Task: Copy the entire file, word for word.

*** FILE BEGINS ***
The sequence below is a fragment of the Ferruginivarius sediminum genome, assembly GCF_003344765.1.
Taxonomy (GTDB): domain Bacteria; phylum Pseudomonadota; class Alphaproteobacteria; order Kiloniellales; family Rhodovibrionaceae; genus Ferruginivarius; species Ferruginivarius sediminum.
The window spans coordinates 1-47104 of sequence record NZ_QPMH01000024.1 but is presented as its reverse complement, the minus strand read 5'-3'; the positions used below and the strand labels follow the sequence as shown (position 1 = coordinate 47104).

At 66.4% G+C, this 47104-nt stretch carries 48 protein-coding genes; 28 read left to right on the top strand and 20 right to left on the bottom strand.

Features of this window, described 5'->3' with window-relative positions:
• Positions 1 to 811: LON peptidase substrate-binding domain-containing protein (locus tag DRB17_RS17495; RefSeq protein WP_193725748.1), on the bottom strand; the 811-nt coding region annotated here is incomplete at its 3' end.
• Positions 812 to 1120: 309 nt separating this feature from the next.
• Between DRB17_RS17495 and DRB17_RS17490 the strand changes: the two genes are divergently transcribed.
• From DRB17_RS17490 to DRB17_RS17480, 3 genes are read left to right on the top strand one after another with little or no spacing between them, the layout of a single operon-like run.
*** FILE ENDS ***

The sequence below is a fragment of the Ferruginivarius sediminum genome, assembly GCF_003344765.1.
Taxonomy (GTDB): domain Bacteria; phylum Pseudomonadota; class Alphaproteobacteria; order Kiloniellales; family Rhodovibrionaceae; genus Ferruginivarius; species Ferruginivarius sediminum.
The window spans coordinates 1-47104 of sequence record NZ_QPMH01000024.1 but is presented as its reverse complement, the minus strand read 5'-3'; the positions used below and the strand labels follow the sequence as shown (position 1 = coordinate 47104).

At 66.4% G+C, this 47104-nt stretch carries 48 protein-coding genes; 28 read left to right on the top strand and 20 right to left on the bottom strand.

Features of this window, described 5'->3' with window-relative positions:
• Positions 1 to 811: LON peptidase substrate-binding domain-containing protein (locus tag DRB17_RS17495; RefSeq protein WP_193725748.1), on the bottom strand; the 811-nt coding region annotated here is incomplete at its 3' end.
• Positions 812 to 1120: 309 nt separating this feature from the next.
• Between DRB17_RS17495 and DRB17_RS17490 the strand changes: the two genes are divergently transcribed.
• From DRB17_RS17490 to DRB17_RS17480, 3 genes are read left to right on the top strand one after another with little or no spacing between them, the layout of a single operon-like run.